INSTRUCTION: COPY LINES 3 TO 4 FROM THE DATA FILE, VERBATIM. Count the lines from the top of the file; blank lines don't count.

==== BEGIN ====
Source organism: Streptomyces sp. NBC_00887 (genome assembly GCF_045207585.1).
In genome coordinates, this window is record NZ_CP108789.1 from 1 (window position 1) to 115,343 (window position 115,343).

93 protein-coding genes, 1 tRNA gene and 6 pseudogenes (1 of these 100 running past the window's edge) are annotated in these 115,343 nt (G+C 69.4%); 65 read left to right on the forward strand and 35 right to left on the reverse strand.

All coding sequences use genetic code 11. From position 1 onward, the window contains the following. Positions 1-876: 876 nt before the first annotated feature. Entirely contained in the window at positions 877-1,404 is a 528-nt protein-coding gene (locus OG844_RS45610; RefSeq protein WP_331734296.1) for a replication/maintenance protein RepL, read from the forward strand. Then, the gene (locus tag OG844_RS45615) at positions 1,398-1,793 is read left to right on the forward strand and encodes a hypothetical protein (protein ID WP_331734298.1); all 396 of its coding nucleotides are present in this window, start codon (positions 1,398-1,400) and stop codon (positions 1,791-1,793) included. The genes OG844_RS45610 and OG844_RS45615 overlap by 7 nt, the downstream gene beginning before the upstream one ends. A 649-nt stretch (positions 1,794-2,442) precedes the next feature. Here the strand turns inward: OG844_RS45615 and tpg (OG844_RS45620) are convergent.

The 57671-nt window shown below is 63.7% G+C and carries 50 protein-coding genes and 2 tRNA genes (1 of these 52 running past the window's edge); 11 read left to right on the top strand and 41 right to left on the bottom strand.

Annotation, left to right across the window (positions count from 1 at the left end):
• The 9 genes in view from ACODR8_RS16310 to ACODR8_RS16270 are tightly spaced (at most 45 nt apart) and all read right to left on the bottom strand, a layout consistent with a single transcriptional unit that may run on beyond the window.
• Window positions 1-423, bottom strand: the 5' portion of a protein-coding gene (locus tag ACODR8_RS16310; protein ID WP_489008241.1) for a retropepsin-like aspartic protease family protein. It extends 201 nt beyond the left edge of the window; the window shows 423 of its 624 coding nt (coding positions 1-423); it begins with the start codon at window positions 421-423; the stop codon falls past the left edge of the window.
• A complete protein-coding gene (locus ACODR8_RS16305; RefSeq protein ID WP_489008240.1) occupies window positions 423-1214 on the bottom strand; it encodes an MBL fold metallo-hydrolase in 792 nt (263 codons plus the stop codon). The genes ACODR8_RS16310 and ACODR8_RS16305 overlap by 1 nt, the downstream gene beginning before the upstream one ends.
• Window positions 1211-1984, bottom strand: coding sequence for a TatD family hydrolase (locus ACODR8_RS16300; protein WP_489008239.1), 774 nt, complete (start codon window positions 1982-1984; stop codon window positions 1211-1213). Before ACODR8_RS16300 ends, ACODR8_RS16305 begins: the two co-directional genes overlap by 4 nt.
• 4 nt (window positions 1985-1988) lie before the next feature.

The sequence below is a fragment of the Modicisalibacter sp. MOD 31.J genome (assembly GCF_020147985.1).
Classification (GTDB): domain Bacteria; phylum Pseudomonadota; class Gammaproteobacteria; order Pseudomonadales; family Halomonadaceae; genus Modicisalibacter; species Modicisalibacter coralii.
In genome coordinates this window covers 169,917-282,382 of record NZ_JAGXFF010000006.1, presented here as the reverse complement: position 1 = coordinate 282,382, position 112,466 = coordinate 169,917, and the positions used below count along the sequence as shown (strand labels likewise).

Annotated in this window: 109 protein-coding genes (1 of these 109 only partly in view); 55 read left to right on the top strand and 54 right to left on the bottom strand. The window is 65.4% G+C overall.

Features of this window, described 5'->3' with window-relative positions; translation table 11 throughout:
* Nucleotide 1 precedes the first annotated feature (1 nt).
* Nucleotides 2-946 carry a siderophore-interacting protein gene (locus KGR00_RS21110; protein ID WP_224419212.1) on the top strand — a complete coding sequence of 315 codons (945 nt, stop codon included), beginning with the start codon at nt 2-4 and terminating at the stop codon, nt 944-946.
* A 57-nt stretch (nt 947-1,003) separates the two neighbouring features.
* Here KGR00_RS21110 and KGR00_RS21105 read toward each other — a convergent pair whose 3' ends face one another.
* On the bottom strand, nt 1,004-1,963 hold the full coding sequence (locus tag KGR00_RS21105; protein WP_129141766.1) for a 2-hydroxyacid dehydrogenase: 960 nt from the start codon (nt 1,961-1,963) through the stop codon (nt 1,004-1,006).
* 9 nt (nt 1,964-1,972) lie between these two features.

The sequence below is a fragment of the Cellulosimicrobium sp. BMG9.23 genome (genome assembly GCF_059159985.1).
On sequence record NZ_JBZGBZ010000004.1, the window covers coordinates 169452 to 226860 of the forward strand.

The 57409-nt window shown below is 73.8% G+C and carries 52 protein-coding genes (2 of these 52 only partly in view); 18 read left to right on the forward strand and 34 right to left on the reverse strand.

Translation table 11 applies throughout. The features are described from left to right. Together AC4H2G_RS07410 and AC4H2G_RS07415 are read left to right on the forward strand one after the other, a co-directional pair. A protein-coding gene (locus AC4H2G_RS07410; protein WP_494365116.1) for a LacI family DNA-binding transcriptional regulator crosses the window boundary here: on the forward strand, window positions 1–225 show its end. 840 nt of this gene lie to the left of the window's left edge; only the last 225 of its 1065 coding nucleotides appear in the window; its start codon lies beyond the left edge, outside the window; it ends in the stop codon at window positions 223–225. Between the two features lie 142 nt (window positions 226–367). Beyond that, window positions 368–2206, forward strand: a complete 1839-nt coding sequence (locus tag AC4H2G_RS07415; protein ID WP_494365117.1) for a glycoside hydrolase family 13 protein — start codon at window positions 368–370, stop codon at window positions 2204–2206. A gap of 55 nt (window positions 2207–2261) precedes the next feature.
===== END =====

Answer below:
93 protein-coding genes, 1 tRNA gene and 6 pseudogenes (1 of these 100 running past the window's edge) are annotated in these 115,343 nt (G+C 69.4%); 65 read left to right on the forward strand and 35 right to left on the reverse strand.

All coding sequences use genetic code 11. From position 1 onward, the window contains the following. Positions 1-876: 876 nt before the first annotated feature. Entirely contained in the window at positions 877-1,404 is a 528-nt protein-coding gene (locus OG844_RS45610; RefSeq protein WP_331734296.1) for a replication/maintenance protein RepL, read from the forward strand. Then, the gene (locus tag OG844_RS45615) at positions 1,398-1,793 is read left to right on the forward strand and encodes a hypothetical protein (protein ID WP_331734298.1); all 396 of its coding nucleotides are present in this window, start codon (positions 1,398-1,400) and stop codon (positions 1,791-1,793) included. The genes OG844_RS45610 and OG844_RS45615 overlap by 7 nt, the downstream gene beginning before the upstream one ends. A 649-nt stretch (positions 1,794-2,442) precedes the next feature. Here the strand turns inward: OG844_RS45615 and tpg (OG844_RS45620) are convergent.